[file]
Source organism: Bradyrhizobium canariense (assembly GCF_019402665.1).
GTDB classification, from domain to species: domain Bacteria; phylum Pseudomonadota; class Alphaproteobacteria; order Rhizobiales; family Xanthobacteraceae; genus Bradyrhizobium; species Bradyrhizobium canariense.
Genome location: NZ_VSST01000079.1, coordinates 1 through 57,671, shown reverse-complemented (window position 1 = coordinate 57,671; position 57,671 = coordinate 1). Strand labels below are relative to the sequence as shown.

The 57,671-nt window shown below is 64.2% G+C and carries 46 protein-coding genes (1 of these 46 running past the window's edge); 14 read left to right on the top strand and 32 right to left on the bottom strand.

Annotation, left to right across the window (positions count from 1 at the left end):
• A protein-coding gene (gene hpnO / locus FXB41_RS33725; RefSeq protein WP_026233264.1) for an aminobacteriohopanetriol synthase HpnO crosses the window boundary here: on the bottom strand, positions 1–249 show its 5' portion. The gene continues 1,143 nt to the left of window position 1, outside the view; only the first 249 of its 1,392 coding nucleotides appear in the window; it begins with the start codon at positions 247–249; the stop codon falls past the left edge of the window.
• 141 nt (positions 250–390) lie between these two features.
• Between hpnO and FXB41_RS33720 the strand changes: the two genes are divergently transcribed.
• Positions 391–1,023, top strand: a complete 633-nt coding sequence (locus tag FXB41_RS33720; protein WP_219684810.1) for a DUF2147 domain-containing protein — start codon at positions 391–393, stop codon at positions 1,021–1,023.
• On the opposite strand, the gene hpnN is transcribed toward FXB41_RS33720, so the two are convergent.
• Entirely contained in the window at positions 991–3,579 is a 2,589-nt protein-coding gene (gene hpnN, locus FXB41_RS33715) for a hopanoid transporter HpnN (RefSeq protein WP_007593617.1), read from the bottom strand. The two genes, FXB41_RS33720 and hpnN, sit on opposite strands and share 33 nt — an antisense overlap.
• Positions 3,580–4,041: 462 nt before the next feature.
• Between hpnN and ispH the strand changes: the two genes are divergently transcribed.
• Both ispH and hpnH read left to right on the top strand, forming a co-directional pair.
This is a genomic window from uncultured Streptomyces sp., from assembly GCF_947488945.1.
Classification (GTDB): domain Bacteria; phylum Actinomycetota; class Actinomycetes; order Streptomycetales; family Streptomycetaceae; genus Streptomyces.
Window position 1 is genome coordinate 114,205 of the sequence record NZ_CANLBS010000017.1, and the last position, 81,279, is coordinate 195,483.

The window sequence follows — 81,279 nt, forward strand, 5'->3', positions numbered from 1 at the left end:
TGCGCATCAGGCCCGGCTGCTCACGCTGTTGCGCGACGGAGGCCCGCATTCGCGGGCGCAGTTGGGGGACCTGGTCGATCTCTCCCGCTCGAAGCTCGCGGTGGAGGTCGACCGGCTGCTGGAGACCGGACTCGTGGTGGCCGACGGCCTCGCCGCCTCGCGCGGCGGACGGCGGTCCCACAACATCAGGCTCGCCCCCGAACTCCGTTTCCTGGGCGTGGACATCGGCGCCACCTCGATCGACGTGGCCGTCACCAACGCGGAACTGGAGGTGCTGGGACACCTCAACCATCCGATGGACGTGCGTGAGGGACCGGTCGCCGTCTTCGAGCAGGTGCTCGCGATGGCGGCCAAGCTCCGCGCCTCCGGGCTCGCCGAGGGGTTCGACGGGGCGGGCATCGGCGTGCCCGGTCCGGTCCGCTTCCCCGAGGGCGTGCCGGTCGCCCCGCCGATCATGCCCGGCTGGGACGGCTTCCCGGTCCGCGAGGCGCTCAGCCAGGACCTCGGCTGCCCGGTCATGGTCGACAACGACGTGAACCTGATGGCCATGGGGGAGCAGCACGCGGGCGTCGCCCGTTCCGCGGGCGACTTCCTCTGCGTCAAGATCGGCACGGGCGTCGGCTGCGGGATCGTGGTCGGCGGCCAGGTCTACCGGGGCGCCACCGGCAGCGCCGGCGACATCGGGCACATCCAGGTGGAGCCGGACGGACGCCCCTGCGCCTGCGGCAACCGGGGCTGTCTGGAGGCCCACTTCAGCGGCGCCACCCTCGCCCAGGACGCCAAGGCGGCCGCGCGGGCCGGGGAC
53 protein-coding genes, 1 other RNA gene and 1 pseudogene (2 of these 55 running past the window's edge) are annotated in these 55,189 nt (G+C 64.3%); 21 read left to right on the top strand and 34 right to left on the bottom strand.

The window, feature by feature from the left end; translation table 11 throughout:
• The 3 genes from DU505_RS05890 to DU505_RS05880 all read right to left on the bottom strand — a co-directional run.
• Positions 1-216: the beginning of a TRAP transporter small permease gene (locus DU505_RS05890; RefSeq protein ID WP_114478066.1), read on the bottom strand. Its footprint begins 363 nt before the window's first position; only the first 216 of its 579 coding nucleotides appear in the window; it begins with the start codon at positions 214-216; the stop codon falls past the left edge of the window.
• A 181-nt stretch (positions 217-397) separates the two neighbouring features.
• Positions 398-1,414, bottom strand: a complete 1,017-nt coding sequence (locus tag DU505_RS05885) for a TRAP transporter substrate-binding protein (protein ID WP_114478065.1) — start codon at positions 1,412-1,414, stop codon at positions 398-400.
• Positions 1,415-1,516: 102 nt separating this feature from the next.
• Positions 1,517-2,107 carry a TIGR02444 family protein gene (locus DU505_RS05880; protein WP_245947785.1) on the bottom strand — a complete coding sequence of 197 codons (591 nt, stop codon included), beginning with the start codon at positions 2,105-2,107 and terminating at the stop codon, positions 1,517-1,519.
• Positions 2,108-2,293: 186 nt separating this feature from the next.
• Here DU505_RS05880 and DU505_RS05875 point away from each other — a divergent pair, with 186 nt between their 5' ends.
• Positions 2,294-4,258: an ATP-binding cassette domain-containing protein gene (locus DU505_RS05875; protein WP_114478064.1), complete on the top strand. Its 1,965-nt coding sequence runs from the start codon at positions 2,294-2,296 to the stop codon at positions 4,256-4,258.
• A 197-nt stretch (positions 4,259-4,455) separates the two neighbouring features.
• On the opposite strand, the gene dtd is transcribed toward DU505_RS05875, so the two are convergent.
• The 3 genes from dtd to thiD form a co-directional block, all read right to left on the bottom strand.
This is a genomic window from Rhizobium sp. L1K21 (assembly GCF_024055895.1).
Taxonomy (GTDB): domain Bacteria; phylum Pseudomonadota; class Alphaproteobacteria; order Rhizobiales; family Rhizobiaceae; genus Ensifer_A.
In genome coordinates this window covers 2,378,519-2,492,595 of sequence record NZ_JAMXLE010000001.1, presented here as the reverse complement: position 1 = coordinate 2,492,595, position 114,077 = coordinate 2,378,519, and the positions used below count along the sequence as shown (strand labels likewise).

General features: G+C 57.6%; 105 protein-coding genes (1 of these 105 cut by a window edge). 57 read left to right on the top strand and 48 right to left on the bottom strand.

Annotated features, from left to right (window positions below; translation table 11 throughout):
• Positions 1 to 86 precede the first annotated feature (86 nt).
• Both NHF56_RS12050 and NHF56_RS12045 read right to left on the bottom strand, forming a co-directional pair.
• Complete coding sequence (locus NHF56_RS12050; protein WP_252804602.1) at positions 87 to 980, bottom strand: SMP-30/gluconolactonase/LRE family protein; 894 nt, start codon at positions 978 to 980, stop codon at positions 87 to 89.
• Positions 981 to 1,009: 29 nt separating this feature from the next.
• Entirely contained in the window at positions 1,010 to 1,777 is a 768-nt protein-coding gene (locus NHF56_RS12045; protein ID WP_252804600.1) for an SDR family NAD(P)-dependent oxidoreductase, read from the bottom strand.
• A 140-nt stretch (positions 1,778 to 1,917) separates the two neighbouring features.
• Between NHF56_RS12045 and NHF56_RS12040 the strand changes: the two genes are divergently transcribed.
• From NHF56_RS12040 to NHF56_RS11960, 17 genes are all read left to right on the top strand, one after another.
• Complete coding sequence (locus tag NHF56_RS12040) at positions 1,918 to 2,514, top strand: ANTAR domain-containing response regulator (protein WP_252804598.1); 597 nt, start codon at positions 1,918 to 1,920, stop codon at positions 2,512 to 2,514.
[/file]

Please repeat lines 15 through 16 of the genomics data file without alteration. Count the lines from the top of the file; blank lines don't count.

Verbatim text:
This is a genomic window from uncultured Streptomyces sp., from assembly GCF_947488945.1.
Classification (GTDB): domain Bacteria; phylum Actinomycetota; class Actinomycetes; order Streptomycetales; family Streptomycetaceae; genus Streptomyces.